Gwyn Whitaker teaches a class that emphasizes a plant-based diet at her restaurant in Herndon. (Michael S. Williamson/The Washington Post)
Columnist

Wearing an apron and sterile gloves, Gwyn Whittaker emptied packets of diced tomatoes, peas and onions into a heated pan, then stirred in some mushrooms and spices. She was giving a cooking demonstration for customers at her restaurant, GreenFare Organic Cafe in Herndon, Va. Ten minutes later, voilà.

Dinner was served.

"All it takes is a little planning, and preparing a nutritious and tasty meal can be fast and easy," she said.

Whittaker sounded like a seasoned chef on a TV cooking show. But her restaurant venture was barely two years old — and a marked departure from her previous line of work. A graduate of Virginia Tech with a degree in electrical engineering, she had founded an information management technology company that provided supercomputing power to the nation's counterterrorism efforts.

Then, in response to her fiance's death of a heart attack in 2009, she sold the company and last year opened GreenFare — a cafe that serves as something of a dietary training camp in her war on heart disease.

"He was 50 years old, from South Carolina, and his favorite topic was barbecue," Whittaker said of her fiance. "I thought the heart problem was genetic until I watched a film where doctors concluded that heart disease shouldn't even exist. They said it was the result of dietary choices, as was diabetes and some cancers. So I decided to pursue it."

Whittaker invited me to the cafe after reading a column about how much I hate broccoli. She empathized, having also dined on canned broccoli and asparagus as a child.

"They were all stringy and slimy and had a tinny taste," she recalled. Exactly.

Now, she wanted me to taste those same foods the way they were meant to be consumed — fresh, organically grown, cooked without oils (if not eaten raw) and lightly seasoned with natural spices.

Whittaker, 60, grew up in Norfolk. Her father worked for 40 years as a rocket scientist at NASA, and her mother was an accountant who ran her own business. At Virginia Tech in the late 1970s, Whittaker became the first female student elected to represent the college of engineering in student government.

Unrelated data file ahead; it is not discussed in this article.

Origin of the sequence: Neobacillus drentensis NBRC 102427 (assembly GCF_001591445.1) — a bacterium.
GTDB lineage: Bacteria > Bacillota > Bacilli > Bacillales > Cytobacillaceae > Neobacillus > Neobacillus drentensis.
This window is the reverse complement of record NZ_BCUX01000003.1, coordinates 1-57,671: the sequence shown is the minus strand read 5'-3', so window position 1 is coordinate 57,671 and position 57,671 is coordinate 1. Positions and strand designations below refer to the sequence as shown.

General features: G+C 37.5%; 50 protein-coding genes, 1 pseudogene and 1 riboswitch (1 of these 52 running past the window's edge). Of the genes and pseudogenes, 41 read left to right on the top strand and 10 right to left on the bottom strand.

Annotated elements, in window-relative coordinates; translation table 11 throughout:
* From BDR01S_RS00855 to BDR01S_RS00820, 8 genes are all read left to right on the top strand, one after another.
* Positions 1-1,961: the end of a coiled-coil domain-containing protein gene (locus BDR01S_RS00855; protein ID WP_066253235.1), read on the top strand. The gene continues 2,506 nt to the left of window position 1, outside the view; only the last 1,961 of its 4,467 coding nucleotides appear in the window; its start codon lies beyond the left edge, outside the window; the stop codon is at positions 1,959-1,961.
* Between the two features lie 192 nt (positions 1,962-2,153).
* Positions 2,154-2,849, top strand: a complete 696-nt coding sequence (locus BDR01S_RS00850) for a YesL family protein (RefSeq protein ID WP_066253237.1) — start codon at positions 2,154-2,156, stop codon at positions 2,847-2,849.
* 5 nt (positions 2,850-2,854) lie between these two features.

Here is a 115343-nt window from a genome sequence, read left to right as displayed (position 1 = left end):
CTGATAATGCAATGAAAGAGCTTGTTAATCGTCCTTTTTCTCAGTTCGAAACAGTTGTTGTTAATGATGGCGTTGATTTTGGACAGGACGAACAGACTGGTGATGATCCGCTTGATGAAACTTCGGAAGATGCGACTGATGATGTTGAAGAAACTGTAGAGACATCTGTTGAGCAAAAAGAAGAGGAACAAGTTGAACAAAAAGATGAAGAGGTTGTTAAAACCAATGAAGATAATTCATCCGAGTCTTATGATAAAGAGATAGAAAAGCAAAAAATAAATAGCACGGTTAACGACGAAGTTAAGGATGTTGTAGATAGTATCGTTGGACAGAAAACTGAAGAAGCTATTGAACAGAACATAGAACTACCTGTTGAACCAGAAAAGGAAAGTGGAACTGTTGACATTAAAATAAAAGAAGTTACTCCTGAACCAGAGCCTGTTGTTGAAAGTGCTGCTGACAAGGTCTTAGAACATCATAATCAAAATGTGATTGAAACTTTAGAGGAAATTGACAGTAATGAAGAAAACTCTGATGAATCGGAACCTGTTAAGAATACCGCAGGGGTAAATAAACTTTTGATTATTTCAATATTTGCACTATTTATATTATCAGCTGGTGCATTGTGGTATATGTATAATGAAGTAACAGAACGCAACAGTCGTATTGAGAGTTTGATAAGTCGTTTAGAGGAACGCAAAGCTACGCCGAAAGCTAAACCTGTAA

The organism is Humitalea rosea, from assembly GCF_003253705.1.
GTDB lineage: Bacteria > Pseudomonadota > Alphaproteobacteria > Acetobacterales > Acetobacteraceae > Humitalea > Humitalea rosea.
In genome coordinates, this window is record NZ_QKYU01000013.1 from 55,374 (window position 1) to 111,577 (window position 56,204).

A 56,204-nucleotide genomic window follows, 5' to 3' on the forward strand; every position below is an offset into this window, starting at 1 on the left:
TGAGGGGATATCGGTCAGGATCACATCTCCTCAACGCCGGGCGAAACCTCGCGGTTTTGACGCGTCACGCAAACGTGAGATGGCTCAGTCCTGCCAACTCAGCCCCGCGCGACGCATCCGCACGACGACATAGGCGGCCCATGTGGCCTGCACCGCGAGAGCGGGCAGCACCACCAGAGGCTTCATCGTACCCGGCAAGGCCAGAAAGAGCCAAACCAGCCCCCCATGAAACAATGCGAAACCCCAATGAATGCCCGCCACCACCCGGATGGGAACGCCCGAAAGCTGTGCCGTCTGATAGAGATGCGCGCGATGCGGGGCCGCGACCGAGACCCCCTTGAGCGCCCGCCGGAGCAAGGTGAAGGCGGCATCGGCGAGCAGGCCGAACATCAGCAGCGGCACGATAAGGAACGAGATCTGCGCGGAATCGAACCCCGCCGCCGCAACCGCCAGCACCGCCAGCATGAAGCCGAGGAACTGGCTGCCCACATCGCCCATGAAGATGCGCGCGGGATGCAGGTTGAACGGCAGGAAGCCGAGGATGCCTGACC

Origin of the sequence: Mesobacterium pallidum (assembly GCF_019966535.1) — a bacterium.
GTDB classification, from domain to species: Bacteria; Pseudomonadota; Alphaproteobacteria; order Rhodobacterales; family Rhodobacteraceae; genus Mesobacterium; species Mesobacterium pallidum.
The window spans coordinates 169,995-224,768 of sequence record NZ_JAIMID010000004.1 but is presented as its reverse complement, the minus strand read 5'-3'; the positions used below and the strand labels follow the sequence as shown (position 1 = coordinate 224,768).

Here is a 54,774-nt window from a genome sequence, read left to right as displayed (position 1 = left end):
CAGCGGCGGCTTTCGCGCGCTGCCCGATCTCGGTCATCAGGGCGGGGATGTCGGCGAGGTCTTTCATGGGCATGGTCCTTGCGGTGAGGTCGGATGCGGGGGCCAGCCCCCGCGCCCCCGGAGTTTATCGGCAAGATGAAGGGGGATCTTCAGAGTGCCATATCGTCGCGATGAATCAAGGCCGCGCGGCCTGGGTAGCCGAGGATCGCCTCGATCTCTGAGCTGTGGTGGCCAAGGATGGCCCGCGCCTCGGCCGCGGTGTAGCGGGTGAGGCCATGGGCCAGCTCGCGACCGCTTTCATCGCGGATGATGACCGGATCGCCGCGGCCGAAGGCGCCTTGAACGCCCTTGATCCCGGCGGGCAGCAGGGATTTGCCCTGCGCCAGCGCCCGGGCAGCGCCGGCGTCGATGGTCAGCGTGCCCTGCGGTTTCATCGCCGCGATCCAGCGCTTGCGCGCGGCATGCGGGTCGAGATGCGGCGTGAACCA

She was working as a technology consultant in New York on 9/11. The next day, she began setting up her own company, Mosaic, which performed cloud computing and satellite data processing for intelligence agencies.

Her fiance's heart attack eight years later led to another life change. "I kept wondering what could I have done to prevent it."

A friend showed her a film, "Forks Over Knives," which explores how a plant-based diet may prevent or control diabetes and cancer. She read books on nutrition and delved into the scientific data on foods that have been shown to work like medicine in the prevention and reversal of heart disease.

Cardiovascular disease (CVD) — which leads to heart disease, heart failure and stroke — accounts for an estimated 800,000 deaths in the United States annually, according to a 2017 report by the American Heart Association. To put it in a different perspective, the report said, "an average of one person dies from CVD every 40 seconds."

The main culprits are fatty foods, which clog the arteries with plaque, and salty foods, which raise blood pressure too high. Each year, an estimated 790,000 Americans have a heart attack, the report said.